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class c {
    private:
        int n[10];
    public:
        c();
        ~c();
        int operator()(int i) { return n[i];};
};

class cc {
    private:

    public:
        c *mass;
        cc();
        ~cc();
        c& operator*() const {return *mass;};
};
int somfunc() {
    c *c1 = new c();

    cc * cc1 = new cc();

    (*cc1->mass)(1);



    delete c1;
}

I've got a pointer into class cc to class c.

Is there any way to get rid of record like this:

(*cc1->mass)(1);

and write somethink like that:

cc1->mass(1);

is it impossible?

share|improve this question
1  
Why have so many pointers in the first place? It might be more constructive to fix the coding style rather than to worry about why a really ugly piece of code looks... really ugly. –  Kerrek SB May 10 '12 at 17:44

5 Answers 5

up vote 1 down vote accepted

When I saw the tags "c++" and "operator overloading", my mind alarm turns ON.

C++ operator overloading is complex, and some operators like "()" or "->" make it more difficult.

I suggest, before overloading operators, making either a global function or method with the same purpouse, test it works, and later replace it with the operator.

Global friend function example:

class c {
    private:
        int n[10];      

    public:
        c();
        ~c();

        // int operator()(int i) { return n[i]; } 

        // there is a friend global function, that when receives a "c" object,
        // as a parameter, or declares a "c" object, as a local variable,
        // this function, will have access to the "public" members of "c" objects,
        // the "thisref" will be removed, when turned into a method
        friend int c_subscript(c thisref, int i) ;
};

int c_subscript(c* thisref, int i)
{
  return c->n[i];
}

int main()
{
  c* objC() = new c();
  // do something with "objcC"

  int x = c_subscript(objC, 3);
  // do something with "x"

  return 0;
} // int main(...)

Local function ( "method" ) example:

class c {
    private:
        int n[10];      

    public:
        c();
        ~c();

        // int operator()(int i) { return n[i]; }

        int subscript(int i) ;
};

int c::subscript(int i)
{
  return this.n[i];
}

int main()
{
  c* objC() = new c();
  // do something with "objcC"

  int x = c->subscript(objC, 3);
  // do something with "x"

  return 0;
} // int main(...)

And, finally use the overloaded operator:

class c {
    private:
        int n[10];      

    public:
        c();
        ~c();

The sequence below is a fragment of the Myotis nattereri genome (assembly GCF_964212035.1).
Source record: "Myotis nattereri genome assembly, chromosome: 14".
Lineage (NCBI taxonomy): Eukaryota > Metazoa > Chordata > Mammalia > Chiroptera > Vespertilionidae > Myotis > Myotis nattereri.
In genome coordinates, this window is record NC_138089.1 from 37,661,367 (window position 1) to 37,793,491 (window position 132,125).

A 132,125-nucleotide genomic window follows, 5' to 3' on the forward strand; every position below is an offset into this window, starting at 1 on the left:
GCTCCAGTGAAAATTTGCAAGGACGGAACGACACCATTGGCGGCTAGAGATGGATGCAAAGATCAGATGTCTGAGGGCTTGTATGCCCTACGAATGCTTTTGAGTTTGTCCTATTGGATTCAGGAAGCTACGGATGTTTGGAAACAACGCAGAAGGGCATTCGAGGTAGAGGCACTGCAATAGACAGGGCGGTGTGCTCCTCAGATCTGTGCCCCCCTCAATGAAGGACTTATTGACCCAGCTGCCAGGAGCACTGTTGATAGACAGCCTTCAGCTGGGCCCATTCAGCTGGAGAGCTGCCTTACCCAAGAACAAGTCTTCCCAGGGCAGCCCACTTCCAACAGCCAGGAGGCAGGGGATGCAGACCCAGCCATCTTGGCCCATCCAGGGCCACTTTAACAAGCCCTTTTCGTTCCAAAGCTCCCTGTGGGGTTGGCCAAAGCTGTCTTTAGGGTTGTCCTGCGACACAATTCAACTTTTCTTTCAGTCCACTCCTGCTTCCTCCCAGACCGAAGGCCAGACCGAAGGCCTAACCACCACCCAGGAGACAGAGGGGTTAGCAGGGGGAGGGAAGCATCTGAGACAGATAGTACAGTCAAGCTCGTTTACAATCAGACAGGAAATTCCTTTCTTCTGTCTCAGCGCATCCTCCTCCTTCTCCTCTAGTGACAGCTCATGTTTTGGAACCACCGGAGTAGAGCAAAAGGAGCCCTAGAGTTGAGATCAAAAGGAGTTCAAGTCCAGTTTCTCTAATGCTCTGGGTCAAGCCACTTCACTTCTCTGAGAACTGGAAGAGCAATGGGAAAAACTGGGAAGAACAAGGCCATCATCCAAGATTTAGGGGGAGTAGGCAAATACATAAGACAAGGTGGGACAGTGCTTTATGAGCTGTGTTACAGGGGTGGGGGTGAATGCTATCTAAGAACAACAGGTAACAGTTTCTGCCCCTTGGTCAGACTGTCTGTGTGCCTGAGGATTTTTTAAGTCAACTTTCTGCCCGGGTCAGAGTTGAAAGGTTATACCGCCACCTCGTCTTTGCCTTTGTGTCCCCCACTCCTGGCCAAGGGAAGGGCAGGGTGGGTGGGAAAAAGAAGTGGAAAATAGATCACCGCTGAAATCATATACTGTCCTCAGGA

int subscript(int i) ;

        int operator()(int i) { return this.subscript(i); }
};

int c::subscript(int i)
{
  return this.n[i];
}

int main()
{
  c* objC() = new c();
  // do something with "objcC"

  int x = c->subscript(3);
  // do something with "x"

  int x = c(3);
  // do something with "x"

  return 0;
} // int main(...)

Note that in the final example, I keep the method with a unique identifier.

Cheers.

share|improve this answer

Could always do this:

class cc {
    private:
        c *_mass;

    public:
        c& mass() const {return *_mass;};
};

Now..

cc1->mass()(1);
share|improve this answer

If mass were an object, not a pointer, you could use the syntax you want:

class cc {
  private:

  public:
    c mass;
    cc();
    ~cc();
    const c& operator*() const {return mass;};
};

…

    cc1->mass(1);
share|improve this answer
    
i want to use something like this : c* mass; –  meteor May 10 '12 at 20:18
    
If you make mass a pointer, then you must dereference it before you can use the function syntax. If you make mass an object, then you may use the function syntax directly. You'll have to decide which feature you want more. –  Robᵩ May 10 '12 at 20:21

You can with

(*(*cc1))(1)

because operator() is applied to an object, not a pointer.

share|improve this answer
    
@Nim ideone.com/kEhU6 dani's doesn't compile. –  Luchian Grigore May 10 '12 at 17:14
    
aww crap - it's a pointer! DOH.. –  Nim May 10 '12 at 17:16
    
@Nim exactly... –  Luchian Grigore May 10 '12 at 17:16

You can use

(**cc1)(1);

Or

cc1->mass->operator()(1);
share|improve this answer
    
doesn't compile ideone.com/kEhU6 –  Luchian Grigore May 10 '12 at 17:15
    
@LuchianGrigore: fixed –  Dani May 10 '12 at 17:17

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